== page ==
DOMINATION

Cole Stoudt threw for three touchdowns and ran for another, and 18th-ranked Clemson routed Oklahoma 40-6 in the Russell Athletic Bowl on Monday.

Clemson quarterback Cole Stoudt has had several moments during the 2014 season he tried hard to forget.

The senior ended his career with a performance worth savoring.

Stoudt threw for three touchdowns and ran for another, and 18th-ranked Clemson routed Oklahoma 40-6 in the Russell Athletic Bowl on Monday.

"It all comes down to who makes the big plays and we made the most this game," Stoudt said. "We really didn't hit the brakes at all."

The Tigers (10-3) reached double-digit victories for the fourth consecutive season. Clemson was 10-4 in 2011, 11-2 in 2012 and 11-2 in 2013.

"It was our night tonight. We knew it would be a tough challenge, but we were ready," Tigers coach Dabo Swinney said.

Oklahoma (8-5) had five turnovers, including three interceptions by sophomore quarterback Trevor Knight.

Stoudt began the season as the Tigers starting quarterback, before struggles cost him the job to freshman standout Deshaun Watson.

Injuries to Watson gave Stoudt several opportunities to regain the spot, but he never was able to put together the kind of outing that gave the coaching staff lasting confidence.

The ultimate low point came in November when Watson was lost to a knee injury in the first quarter of the Tigers' matchup at Georgia Tech. Stoudt came in to replace him, but threw three interceptions in a 28-6 loss that ended Clemson's six-game win streak.

Stoudt was a different presence against the Sooners on Monday, completing 26 of 36 attempts for a season-high 319 yards. He was sacked four times, but Clemson never turned the ball over.

"I wouldn't say this was redemption," Stoudt said. "This was my last game. I was prepared to do my best. I wanted to be the best I could be and just enjoy the last game and that is what we did."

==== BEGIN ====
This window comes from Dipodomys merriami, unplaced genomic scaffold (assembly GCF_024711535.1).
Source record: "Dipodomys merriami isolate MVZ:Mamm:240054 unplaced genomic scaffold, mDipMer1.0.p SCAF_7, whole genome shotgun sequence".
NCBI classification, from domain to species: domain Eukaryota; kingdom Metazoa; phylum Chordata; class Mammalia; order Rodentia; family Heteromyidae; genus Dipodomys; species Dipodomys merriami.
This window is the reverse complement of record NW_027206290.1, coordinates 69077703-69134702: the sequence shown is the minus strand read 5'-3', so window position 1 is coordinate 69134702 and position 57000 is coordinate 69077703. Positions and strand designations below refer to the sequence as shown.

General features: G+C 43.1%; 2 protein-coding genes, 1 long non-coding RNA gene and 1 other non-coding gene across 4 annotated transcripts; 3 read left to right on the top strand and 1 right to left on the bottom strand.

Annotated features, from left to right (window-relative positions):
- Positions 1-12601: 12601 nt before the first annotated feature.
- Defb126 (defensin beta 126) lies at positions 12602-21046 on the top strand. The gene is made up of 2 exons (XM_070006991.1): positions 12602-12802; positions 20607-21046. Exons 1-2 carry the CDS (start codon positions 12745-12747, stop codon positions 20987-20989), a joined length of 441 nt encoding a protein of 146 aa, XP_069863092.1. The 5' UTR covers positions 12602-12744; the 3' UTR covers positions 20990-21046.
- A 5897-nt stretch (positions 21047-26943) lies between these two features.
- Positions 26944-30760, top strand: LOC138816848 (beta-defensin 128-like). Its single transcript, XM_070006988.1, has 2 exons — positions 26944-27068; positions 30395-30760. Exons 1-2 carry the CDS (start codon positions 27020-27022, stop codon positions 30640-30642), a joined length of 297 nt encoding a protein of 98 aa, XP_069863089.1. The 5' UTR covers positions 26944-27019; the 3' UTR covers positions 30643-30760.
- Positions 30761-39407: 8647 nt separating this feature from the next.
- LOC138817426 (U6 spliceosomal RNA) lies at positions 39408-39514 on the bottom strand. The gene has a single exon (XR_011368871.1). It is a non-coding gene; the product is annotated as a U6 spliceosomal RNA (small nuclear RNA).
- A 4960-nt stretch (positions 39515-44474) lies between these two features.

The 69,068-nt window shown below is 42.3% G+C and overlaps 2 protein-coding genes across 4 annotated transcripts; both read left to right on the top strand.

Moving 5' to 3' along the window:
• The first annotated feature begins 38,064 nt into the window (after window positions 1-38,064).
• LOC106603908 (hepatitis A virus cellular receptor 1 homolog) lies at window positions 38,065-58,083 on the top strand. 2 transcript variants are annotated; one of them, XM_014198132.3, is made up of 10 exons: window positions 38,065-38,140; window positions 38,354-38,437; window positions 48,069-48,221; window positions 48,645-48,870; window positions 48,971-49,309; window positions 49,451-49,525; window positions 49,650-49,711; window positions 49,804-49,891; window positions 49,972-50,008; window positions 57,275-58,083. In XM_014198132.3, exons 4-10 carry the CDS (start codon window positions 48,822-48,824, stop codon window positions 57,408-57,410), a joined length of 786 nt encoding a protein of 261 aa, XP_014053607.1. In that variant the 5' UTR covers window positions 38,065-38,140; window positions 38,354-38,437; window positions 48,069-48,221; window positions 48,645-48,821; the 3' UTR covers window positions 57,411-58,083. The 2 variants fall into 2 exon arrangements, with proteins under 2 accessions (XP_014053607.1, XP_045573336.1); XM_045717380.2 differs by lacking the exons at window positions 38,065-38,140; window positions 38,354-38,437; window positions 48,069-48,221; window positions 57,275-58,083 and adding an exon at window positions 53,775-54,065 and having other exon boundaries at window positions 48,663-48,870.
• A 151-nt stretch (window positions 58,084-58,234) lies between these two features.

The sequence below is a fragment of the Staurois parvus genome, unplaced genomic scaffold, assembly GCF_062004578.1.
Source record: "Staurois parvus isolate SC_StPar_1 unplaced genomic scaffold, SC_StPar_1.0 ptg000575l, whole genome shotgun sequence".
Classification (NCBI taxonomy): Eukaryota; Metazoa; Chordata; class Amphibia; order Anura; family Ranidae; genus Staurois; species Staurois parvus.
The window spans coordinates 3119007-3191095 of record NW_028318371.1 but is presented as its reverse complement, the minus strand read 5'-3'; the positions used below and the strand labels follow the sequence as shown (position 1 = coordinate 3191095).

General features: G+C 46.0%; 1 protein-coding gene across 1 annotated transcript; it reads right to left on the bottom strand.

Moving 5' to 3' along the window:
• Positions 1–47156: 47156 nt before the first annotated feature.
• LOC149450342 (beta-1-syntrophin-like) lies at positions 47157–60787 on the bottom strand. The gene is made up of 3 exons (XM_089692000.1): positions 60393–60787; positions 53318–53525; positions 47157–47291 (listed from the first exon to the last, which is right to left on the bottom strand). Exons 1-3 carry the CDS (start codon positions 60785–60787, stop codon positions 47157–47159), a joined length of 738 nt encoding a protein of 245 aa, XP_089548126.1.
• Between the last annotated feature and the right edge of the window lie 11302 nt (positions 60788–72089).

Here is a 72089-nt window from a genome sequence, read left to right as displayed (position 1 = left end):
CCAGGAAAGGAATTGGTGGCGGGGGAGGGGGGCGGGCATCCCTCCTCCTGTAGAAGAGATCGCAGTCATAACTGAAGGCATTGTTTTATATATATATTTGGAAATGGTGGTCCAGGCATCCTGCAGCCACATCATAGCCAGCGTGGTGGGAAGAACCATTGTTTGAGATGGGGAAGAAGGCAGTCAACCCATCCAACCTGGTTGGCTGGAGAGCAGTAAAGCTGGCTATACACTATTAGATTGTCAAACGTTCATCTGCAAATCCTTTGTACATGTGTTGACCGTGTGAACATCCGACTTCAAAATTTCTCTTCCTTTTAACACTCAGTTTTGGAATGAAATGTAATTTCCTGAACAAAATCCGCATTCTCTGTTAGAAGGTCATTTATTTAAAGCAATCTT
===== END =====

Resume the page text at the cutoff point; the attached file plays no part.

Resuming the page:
As good as Stoudt was, the Tigers' defense was equally impressive.

The Tigers, which came in ranked No. 1 in the nation in total defense, held the Sooners' offense to just 275 yards.

With most of the Oklahoma section of the announced crowd of 40,071 already gone from Citrus Bowl Stadium, Swinney pulled the senior starters from his defense early in the fourth quarter.

It wasn't until then that the Sooners were finally able to score their first touchdown with just under seven minutes to play.

Sooners coach Bob Stoops shied away from assigning blame, but acknowledged Oklahoma's lofty yearly standards aren't being met.

"You can't play one-handed," Stoops said. "I thought overall we did a really nice job of running the football, but the lack of execution in the passing game was a major factor as well. "We had our chances," he added. "We had our shots, but we didn't make anything happen." Clemson was efficient in all phases but was also the beneficiary of three early Sooners turnovers in building a 27-0 halftime lead. A 47-yard interception return for a touchdown by Ben Boulware was part of a 17-point first quarter.

Stoudt completed his first six passes and finished the half with a pair of touchdown throws — a 65-yarder to Artavis Scott and a 26-yarder to Mike Williams.

Tigers' kicker Ammon Lapkip also did his part to deepen the hole for Oklahoma, connecting on a pair of field goals, including a career long kick from 49 yards in the second quarter.

The Sooners were out of sync on both sides of the ball during the opening 30 minutes.

Knight was just 5 for 14, with a pair of interceptions. Samaje Perine rushed for 62 yards but also had a fumble inside the Tigers 25 that ended the Sooners' best drive late in the second quarter.

Stoops said that changes were possible at quarterback and elsewhere.

"It's fair to say quarterback position is open," he said. "With guys we have coming in and inconsistency we have overall. But every position is open come spring time. I'm not going to sit here and create a problem, but of course there will be competition."

Trailing 20-0, Oklahoma's defense nearly grabbed a bit of momentum when defensive end Charles Tapper appeared to tip, intercept and return Stoudt's pass for a touchdown. But the play was called back for offside.

Stoudt then promptly hooked up with Williams for the Tigers' final scoring play of the half.

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